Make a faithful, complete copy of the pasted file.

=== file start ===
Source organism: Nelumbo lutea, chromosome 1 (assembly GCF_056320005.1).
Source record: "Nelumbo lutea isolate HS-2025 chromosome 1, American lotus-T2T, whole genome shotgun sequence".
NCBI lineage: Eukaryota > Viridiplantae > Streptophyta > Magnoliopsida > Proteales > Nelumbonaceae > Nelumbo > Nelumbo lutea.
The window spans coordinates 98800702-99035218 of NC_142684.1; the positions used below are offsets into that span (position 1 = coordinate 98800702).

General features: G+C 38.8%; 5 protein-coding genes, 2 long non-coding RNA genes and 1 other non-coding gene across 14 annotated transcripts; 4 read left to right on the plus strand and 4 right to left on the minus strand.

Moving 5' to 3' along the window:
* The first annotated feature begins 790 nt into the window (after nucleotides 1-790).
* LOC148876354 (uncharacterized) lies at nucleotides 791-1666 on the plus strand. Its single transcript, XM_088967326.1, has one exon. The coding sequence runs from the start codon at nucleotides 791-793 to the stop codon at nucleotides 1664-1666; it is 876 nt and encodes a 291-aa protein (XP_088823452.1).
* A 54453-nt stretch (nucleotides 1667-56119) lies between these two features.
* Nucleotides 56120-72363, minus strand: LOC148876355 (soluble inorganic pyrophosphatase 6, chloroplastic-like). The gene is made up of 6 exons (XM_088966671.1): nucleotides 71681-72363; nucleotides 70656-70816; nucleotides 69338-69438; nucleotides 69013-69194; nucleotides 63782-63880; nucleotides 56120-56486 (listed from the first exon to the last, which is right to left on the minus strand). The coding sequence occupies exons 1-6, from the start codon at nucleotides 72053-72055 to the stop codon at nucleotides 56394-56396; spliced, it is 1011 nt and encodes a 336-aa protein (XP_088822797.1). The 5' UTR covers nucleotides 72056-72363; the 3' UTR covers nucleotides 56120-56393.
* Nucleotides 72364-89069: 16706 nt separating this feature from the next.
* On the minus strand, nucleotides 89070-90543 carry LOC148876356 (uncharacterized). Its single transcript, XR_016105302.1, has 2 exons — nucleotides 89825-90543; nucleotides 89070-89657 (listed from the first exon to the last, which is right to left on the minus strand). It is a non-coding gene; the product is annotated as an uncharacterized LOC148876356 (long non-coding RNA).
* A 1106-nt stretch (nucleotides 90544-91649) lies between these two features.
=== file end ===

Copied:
Source organism: Nelumbo lutea, chromosome 1 (assembly GCF_056320005.1).
Source record: "Nelumbo lutea isolate HS-2025 chromosome 1, American lotus-T2T, whole genome shotgun sequence".
NCBI lineage: Eukaryota > Viridiplantae > Streptophyta > Magnoliopsida > Proteales > Nelumbonaceae > Nelumbo > Nelumbo lutea.
The window spans coordinates 98800702-99035218 of NC_142684.1; the positions used below are offsets into that span (position 1 = coordinate 98800702).

General features: G+C 38.8%; 5 protein-coding genes, 2 long non-coding RNA genes and 1 other non-coding gene across 14 annotated transcripts; 4 read left to right on the plus strand and 4 right to left on the minus strand.

Moving 5' to 3' along the window:
* The first annotated feature begins 790 nt into the window (after nucleotides 1-790).
* LOC148876354 (uncharacterized) lies at nucleotides 791-1666 on the plus strand. Its single transcript, XM_088967326.1, has one exon. The coding sequence runs from the start codon at nucleotides 791-793 to the stop codon at nucleotides 1664-1666; it is 876 nt and encodes a 291-aa protein (XP_088823452.1).
* A 54453-nt stretch (nucleotides 1667-56119) lies between these two features.
* Nucleotides 56120-72363, minus strand: LOC148876355 (soluble inorganic pyrophosphatase 6, chloroplastic-like). The gene is made up of 6 exons (XM_088966671.1): nucleotides 71681-72363; nucleotides 70656-70816; nucleotides 69338-69438; nucleotides 69013-69194; nucleotides 63782-63880; nucleotides 56120-56486 (listed from the first exon to the last, which is right to left on the minus strand). The coding sequence occupies exons 1-6, from the start codon at nucleotides 72053-72055 to the stop codon at nucleotides 56394-56396; spliced, it is 1011 nt and encodes a 336-aa protein (XP_088822797.1). The 5' UTR covers nucleotides 72056-72363; the 3' UTR covers nucleotides 56120-56393.
* Nucleotides 72364-89069: 16706 nt separating this feature from the next.
* On the minus strand, nucleotides 89070-90543 carry LOC148876356 (uncharacterized). Its single transcript, XR_016105302.1, has 2 exons — nucleotides 89825-90543; nucleotides 89070-89657 (listed from the first exon to the last, which is right to left on the minus strand). It is a non-coding gene; the product is annotated as an uncharacterized LOC148876356 (long non-coding RNA).
* A 1106-nt stretch (nucleotides 90544-91649) lies between these two features.